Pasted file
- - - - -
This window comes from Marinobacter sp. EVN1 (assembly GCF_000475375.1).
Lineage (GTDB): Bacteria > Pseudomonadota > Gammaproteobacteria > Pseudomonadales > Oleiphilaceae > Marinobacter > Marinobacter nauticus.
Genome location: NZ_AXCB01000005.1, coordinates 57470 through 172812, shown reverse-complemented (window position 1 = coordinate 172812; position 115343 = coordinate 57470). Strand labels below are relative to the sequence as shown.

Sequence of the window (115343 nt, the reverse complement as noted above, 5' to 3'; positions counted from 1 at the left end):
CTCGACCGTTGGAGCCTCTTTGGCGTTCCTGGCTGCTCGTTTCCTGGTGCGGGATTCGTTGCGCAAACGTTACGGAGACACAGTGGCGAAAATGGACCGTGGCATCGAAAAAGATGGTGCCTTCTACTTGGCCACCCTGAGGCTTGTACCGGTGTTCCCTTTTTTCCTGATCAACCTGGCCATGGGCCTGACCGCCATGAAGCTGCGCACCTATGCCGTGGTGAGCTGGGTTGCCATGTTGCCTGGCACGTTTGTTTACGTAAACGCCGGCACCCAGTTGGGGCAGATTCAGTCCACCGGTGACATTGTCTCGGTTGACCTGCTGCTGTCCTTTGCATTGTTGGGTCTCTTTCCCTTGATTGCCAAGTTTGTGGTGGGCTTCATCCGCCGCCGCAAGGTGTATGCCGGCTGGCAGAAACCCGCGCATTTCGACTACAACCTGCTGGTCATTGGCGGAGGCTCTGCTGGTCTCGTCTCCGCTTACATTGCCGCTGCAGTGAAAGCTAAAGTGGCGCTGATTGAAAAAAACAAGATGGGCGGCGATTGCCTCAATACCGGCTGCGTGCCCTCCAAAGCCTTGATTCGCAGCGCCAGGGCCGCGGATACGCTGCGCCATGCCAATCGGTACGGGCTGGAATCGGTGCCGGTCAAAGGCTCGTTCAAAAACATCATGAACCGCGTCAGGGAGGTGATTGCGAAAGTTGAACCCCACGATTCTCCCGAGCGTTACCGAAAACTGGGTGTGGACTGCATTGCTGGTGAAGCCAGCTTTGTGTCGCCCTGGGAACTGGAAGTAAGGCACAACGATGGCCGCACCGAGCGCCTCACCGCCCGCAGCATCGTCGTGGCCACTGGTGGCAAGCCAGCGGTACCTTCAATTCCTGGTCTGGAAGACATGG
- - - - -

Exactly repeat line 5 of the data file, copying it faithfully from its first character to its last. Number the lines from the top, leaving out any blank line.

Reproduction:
CTCGACCGTTGGAGCCTCTTTGGCGTTCCTGGCTGCTCGTTTCCTGGTGCGGGATTCGTTGCGCAAACGTTACGGAGACACAGTGGCGAAAATGGACCGTGGCATCGAAAAAGATGGTGCCTTCTACTTGGCCACCCTGAGGCTTGTACCGGTGTTCCCTTTTTTCCTGATCAACCTGGCCATGGGCCTGACCGCCATGAAGCTGCGCACCTATGCCGTGGTGAGCTGGGTTGCCATGTTGCCTGGCACGTTTGTTTACGTAAACGCCGGCACCCAGTTGGGGCAGATTCAGTCCACCGGTGACATTGTCTCGGTTGACCTGCTGCTGTCCTTTGCATTGTTGGGTCTCTTTCCCTTGATTGCCAAGTTTGTGGTGGGCTTCATCCGCCGCCGCAAGGTGTATGCCGGCTGGCAGAAACCCGCGCATTTCGACTACAACCTGCTGGTCATTGGCGGAGGCTCTGCTGGTCTCGTCTCCGCTTACATTGCCGCTGCAGTGAAAGCTAAAGTGGCGCTGATTGAAAAAAACAAGATGGGCGGCGATTGCCTCAATACCGGCTGCGTGCCCTCCAAAGCCTTGATTCGCAGCGCCAGGGCCGCGGATACGCTGCGCCATGCCAATCGGTACGGGCTGGAATCGGTGCCGGTCAAAGGCTCGTTCAAAAACATCATGAACCGCGTCAGGGAGGTGATTGCGAAAGTTGAACCCCACGATTCTCCCGAGCGTTACCGAAAACTGGGTGTGGACTGCATTGCTGGTGAAGCCAGCTTTGTGTCGCCCTGGGAACTGGAAGTAAGGCACAACGATGGCCGCACCGAGCGCCTCACCGCCCGCAGCATCGTCGTGGCCACTGGTGGCAAGCCAGCGGTACCTTCAATTCCTGGTCTGGAAGACATGG